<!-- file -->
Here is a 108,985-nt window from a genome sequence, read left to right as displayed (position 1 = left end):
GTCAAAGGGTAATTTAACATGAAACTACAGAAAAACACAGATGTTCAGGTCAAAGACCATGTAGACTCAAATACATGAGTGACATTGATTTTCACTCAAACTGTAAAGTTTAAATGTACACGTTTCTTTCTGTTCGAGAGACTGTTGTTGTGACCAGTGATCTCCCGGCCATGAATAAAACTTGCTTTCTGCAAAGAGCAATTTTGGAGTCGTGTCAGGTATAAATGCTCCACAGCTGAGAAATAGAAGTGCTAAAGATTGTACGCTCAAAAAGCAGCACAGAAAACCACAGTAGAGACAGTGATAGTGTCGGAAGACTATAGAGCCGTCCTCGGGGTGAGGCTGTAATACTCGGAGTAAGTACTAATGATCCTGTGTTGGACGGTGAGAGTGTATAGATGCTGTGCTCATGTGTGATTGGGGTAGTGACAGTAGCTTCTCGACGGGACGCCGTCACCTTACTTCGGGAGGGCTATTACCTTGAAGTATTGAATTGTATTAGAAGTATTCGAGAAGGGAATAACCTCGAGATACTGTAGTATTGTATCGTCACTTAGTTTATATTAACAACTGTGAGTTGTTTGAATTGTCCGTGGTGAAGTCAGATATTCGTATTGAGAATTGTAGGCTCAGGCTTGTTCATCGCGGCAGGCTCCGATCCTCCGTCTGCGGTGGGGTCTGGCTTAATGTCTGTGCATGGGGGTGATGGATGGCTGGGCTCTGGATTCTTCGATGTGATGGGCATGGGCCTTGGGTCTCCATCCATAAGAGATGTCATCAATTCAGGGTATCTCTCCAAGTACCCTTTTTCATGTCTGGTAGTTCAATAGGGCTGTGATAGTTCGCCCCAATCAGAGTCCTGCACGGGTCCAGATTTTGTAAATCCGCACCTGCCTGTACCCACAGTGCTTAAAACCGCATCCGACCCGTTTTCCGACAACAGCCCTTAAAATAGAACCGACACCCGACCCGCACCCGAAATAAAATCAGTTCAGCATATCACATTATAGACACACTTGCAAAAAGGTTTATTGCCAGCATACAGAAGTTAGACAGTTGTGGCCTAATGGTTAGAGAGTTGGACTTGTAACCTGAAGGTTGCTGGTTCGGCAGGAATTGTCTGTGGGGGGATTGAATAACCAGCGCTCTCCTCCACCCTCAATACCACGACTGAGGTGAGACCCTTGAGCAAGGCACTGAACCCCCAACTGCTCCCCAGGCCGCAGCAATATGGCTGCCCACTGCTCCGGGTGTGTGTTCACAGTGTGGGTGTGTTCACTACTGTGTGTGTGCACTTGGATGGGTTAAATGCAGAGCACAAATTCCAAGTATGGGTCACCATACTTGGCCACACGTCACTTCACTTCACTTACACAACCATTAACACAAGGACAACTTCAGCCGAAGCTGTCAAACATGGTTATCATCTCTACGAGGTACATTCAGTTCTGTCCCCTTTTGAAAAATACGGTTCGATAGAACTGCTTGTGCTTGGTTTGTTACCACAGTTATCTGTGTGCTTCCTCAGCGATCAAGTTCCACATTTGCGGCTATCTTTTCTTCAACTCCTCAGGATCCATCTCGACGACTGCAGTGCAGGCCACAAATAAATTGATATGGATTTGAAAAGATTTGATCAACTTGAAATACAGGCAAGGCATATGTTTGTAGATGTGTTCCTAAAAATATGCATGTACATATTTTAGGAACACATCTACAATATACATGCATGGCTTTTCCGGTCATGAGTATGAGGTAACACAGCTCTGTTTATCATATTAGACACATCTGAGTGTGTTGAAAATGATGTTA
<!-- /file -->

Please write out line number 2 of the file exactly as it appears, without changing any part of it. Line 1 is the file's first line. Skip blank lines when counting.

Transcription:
GTCAAAGGGTAATTTAACATGAAACTACAGAAAAACACAGATGTTCAGGTCAAAGACCATGTAGACTCAAATACATGAGTGACATTGATTTTCACTCAAACTGTAAAGTTTAAATGTACACGTTTCTTTCTGTTCGAGAGACTGTTGTTGTGACCAGTGATCTCCCGGCCATGAATAAAACTTGCTTTCTGCAAAGAGCAATTTTGGAGTCGTGTCAGGTATAAATGCTCCACAGCTGAGAAATAGAAGTGCTAAAGATTGTACGCTCAAAAAGCAGCACAGAAAACCACAGTAGAGACAGTGATAGTGTCGGAAGACTATAGAGCCGTCCTCGGGGTGAGGCTGTAATACTCGGAGTAAGTACTAATGATCCTGTGTTGGACGGTGAGAGTGTATAGATGCTGTGCTCATGTGTGATTGGGGTAGTGACAGTAGCTTCTCGACGGGACGCCGTCACCTTACTTCGGGAGGGCTATTACCTTGAAGTATTGAATTGTATTAGAAGTATTCGAGAAGGGAATAACCTCGAGATACTGTAGTATTGTATCGTCACTTAGTTTATATTAACAACTGTGAGTTGTTTGAATTGTCCGTGGTGAAGTCAGATATTCGTATTGAGAATTGTAGGCTCAGGCTTGTTCATCGCGGCAGGCTCCGATCCTCCGTCTGCGGTGGGGTCTGGCTTAATGTCTGTGCATGGGGGTGATGGATGGCTGGGCTCTGGATTCTTCGATGTGATGGGCATGGGCCTTGGGTCTCCATCCATAAGAGATGTCATCAATTCAGGGTATCTCTCCAAGTACCCTTTTTCATGTCTGGTAGTTCAATAGGGCTGTGATAGTTCGCCCCAATCAGAGTCCTGCACGGGTCCAGATTTTGTAAATCCGCACCTGCCTGTACCCACAGTGCTTAAAACCGCATCCGACCCGTTTTCCGACAACAGCCCTTAAAATAGAACCGACACCCGACCCGCACCCGAAATAAAATCAGTTCAGCATATCACATTATAGACACACTTGCAAAAAGGTTTATTGCCAGCATACAGAAGTTAGACAGTTGTGGCCTAATGGTTAGAGAGTTGGACTTGTAACCTGAAGGTTGCTGGTTCGGCAGGAATTGTCTGTGGGGGGATTGAATAACCAGCGCTCTCCTCCACCCTCAATACCACGACTGAGGTGAGACCCTTGAGCAAGGCACTGAACCCCCAACTGCTCCCCAGGCCGCAGCAATATGGCTGCCCACTGCTCCGGGTGTGTGTTCACAGTGTGGGTGTGTTCACTACTGTGTGTGTGCACTTGGATGGGTTAAATGCAGAGCACAAATTCCAAGTATGGGTCACCATACTTGGCCACACGTCACTTCACTTCACTTACACAACCATTAACACAAGGACAACTTCAGCCGAAGCTGTCAAACATGGTTATCATCTCTACGAGGTACATTCAGTTCTGTCCCCTTTTGAAAAATACGGTTCGATAGAACTGCTTGTGCTTGGTTTGTTACCACAGTTATCTGTGTGCTTCCTCAGCGATCAAGTTCCACATTTGCGGCTATCTTTTCTTCAACTCCTCAGGATCCATCTCGACGACTGCAGTGCAGGCCACAAATAAATTGATATGGATTTGAAAAGATTTGATCAACTTGAAATACAGGCAAGGCATATGTTTGTAGATGTGTTCCTAAAAATATGCATGTACATATTTTAGGAACACATCTACAATATACATGCATGGCTTTTCCGGTCATGAGTATGAGGTAACACAGCTCTGTTTATCATATTAGACACATCTGAGTGTGTTGAAAATGATGTTA